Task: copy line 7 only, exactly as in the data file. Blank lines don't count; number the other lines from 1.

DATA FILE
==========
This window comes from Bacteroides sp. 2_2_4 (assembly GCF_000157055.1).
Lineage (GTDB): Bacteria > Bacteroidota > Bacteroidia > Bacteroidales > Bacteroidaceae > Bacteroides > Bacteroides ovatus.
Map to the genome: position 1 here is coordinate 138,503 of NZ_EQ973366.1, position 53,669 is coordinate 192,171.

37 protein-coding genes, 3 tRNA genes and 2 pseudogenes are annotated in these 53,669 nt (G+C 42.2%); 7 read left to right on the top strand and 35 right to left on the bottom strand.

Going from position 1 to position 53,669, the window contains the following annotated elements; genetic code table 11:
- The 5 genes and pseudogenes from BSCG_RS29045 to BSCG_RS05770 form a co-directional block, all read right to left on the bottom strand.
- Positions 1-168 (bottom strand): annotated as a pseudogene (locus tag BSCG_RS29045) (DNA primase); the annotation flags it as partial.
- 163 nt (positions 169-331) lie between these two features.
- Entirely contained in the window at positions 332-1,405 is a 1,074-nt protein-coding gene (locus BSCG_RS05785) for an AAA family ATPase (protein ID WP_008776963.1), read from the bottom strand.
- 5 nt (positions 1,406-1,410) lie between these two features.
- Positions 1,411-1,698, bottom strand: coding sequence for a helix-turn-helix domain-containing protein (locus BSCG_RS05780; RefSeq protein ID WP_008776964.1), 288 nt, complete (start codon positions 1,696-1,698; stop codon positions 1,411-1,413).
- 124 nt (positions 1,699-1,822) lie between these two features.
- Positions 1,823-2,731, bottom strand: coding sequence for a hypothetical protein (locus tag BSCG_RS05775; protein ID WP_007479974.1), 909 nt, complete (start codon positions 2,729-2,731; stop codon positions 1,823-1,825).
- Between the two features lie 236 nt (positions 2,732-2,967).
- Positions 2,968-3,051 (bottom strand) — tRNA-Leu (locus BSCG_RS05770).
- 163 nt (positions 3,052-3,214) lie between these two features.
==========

- Positions 1-168 (bottom strand): annotated as a pseudogene (locus tag BSCG_RS29045) (DNA primase); the annotation flags it as partial.